IT DEPENDS: 10 Cold, Hard Facts of Film Industry Life

Christopher Schiller lists 10 cold, hard truisms of the film industry, how to recognize them and how to deal with them to give your screenwriting career the best chance of success.
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10 Cold, Hard Facts of Film Industry Life

The following are hard to swallow truisms of the film industry gleaned from long observation and experience in the business and legal sides of the game. They are presented here as a cold splash of reality to keep in mind when you enter into negotiations or start working on projects with others. Taking these to heart doesn’t make you a cynic. It makes you a realist. Ignoring them does make you naive, or at least makes you appear that way.

1.) Promises without risk or consequence to the promisor are just hot air.

Face it. We all love to hear good news. We all like the pat on the back, the encouragement that we’re going places, that we’re good at what we do and of course they’re glad to help. But if you don’t want to be blindsided, you need to be realistic. Motivation dwindles quickly from those with no real investment in the outcome. It’s an easy thing to promise to do something for someone who asks. And they may even try. But how hard they try will depend on how much it costs them if they fail.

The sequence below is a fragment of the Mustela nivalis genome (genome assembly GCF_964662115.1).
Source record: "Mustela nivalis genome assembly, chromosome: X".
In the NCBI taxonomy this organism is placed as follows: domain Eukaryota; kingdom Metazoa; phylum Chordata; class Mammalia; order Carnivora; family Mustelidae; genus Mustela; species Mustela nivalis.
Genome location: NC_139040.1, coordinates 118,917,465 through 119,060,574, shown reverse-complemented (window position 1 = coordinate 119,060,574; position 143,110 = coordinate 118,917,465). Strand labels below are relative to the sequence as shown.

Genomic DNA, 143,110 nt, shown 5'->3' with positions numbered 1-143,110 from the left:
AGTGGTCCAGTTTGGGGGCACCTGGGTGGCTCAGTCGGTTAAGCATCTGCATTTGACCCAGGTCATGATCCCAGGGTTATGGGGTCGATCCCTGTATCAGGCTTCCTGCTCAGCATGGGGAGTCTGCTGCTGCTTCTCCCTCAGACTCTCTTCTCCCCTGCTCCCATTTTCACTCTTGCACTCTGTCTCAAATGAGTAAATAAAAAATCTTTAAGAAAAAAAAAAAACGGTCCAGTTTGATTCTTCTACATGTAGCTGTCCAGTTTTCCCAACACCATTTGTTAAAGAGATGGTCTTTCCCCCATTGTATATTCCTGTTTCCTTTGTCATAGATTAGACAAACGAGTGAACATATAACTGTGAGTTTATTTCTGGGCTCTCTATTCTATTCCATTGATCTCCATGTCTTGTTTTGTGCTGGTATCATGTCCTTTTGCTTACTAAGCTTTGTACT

“Skin in the game” or “sweat of the brow” are still honorable tests of commitment. If the person promising you the moon isn’t willing to get in the rocket ship with you, then don’t expect things to fly.

Once again, it’s a matter of position of power. The only promises that carry weight on their own are those that come from a lesser powered entity trying to prove their worth to the more powerful person. You’ve got a gain in reputation that hangs on your success in delivering on your promise. And that’s as far as a promise alone goes. If the powerful one in the negotiation only “promises” something in return, they don’t lose much if they don’t follow through. Unless they’ve ventured something of worth to them, something that would hurt to lose, their promise can easily be broken.

If you have a promise from someone who is not willing to risk anything in addition, then act as if you have gained nothing. Let them surprise you and don’t be disappointed if they don’t.

If you only have a promise to give in order to gain reputation with a powerful mover and shaker, then definitely fulfill your promise. A promise alone that gains trust and reputation has value, to you and to those you promise—and come through on.

2.) Talent doesn’t win. Work ethic doesn’t win. Passion doesn’t win. But you can’t truly win without these.